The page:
Rochester Are You Donating Trash to Goodwill?
I'm not saying this is happening in Rochester, but it IS happening, so for the love of all that's holy, please stop wish-cycling your trash. For one set of Goodwill stores, it's costing so much money to get rid of that trash, it could impact services.
What Is Wish Cycling?
According to Recycle Nation, wish cycling is "the practice of recycling items that cannot be recycled." People want to recycle their stuff, which is great, but not everything can be recycled, even if it has that little recycle logo on it.
So People Are Donating Broken Things To Goodwill?
When it comes to Goodwill, the wish-cycling takes on a new component. The item is broken, filthy, or just plain gross. Will someone be able to use it and make it amazing? Probably not, which means it has to be thrown out, which made for 13 Million pounds of trash at East Coast Goodwill stores. That's costing them over a million dollars, and the money a not for profit or a non profit thrift store spends on clearing out the garbage is money that isn't going to the mission it supports.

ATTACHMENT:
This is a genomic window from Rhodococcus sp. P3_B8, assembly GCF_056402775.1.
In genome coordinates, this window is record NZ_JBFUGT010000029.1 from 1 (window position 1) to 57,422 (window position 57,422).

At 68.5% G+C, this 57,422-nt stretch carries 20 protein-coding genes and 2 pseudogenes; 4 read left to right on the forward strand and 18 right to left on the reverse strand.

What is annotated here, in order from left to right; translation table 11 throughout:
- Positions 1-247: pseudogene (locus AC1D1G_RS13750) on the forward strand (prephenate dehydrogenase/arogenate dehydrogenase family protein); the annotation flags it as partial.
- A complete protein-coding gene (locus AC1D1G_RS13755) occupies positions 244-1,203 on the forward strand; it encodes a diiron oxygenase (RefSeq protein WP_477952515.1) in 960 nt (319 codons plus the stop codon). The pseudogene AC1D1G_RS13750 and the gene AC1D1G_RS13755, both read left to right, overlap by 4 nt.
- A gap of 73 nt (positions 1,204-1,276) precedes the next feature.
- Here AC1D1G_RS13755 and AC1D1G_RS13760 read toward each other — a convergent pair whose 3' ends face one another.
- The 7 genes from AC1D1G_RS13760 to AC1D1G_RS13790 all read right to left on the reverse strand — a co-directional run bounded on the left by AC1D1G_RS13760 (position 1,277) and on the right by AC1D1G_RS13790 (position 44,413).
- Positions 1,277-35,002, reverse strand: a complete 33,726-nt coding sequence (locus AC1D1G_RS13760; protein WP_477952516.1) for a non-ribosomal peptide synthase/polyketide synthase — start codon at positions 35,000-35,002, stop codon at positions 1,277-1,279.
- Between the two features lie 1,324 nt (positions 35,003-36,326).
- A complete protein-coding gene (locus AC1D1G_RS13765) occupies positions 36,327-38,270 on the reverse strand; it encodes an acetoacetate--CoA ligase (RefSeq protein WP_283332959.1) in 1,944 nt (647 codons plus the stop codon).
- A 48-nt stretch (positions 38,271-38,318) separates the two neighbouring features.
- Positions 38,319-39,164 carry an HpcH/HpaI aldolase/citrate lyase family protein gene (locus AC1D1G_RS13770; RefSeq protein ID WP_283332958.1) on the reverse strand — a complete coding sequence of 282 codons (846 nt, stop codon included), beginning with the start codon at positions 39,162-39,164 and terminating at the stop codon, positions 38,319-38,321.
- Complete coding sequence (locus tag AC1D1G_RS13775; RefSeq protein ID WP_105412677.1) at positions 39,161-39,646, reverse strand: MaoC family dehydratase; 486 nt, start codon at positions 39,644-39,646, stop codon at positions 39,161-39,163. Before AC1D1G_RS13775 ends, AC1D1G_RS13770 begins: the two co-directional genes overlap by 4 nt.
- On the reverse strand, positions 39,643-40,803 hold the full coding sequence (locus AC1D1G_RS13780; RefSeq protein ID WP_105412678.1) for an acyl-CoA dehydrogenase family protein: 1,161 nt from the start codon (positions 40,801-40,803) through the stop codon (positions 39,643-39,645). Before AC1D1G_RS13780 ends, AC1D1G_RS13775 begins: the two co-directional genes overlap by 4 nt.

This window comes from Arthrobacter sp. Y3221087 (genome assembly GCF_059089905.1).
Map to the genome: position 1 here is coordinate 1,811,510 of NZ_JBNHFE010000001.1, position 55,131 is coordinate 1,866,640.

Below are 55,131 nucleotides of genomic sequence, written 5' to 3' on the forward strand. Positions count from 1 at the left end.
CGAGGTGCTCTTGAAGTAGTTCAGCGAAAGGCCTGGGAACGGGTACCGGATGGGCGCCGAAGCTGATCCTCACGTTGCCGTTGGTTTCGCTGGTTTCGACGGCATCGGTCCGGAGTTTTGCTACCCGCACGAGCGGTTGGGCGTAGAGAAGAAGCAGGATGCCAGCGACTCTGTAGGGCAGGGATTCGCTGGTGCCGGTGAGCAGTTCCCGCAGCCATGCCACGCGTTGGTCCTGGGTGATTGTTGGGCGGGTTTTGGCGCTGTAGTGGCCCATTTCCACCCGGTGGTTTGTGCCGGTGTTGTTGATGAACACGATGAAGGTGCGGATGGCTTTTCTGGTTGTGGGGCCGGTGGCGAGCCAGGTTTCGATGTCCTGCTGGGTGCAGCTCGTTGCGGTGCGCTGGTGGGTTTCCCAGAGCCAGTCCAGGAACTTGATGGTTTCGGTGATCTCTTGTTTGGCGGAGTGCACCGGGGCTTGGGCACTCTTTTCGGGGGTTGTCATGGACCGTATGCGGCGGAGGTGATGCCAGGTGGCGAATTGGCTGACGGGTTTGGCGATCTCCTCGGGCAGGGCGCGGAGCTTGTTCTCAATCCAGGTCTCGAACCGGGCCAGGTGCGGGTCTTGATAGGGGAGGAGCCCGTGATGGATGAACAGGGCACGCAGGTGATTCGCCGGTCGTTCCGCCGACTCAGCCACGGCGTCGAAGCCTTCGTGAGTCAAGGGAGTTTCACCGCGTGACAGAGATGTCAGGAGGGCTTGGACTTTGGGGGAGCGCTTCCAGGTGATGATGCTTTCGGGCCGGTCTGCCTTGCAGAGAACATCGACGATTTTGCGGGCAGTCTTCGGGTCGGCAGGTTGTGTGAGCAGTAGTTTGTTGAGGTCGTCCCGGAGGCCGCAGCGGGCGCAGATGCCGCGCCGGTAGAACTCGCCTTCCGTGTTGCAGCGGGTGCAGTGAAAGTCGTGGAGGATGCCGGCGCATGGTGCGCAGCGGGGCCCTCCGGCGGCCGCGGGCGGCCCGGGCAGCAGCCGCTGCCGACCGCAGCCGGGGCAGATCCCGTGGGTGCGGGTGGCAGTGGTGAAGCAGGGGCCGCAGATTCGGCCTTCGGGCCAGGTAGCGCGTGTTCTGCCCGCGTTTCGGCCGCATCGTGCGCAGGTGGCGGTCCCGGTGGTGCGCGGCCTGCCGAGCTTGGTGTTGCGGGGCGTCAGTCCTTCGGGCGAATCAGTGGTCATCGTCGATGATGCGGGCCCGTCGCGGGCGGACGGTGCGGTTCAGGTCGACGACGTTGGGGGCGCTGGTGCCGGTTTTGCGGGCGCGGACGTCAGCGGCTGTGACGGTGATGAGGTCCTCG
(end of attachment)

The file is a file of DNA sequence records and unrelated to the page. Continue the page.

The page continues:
So please, if you're clearing out stuff, look at it for a second and think, "Would I give this to my parent?" If the answer is yes, donate it. If the answer is no, and you like your parents, then please, find another way to unload it.
If you think it's dumb to make this request, this is coming from stores, not the Goodwill National bosses. I'm sharing it in case our local Goodwill stores are experiencing the same thing, but don't want to make a fuss. Please don't bother the Rochester Goodwill employees, they're working their butts off and don't need to be hassled.
As always, if you have a comment, complaint, or concern about something I wrote here, please let me know: email@example.com
Listen to James Rabe and Jessica Williams Weekday from 6 - 10 AM on Y-105 FM
In other news, the Down By the Riverside Lineup has been announced!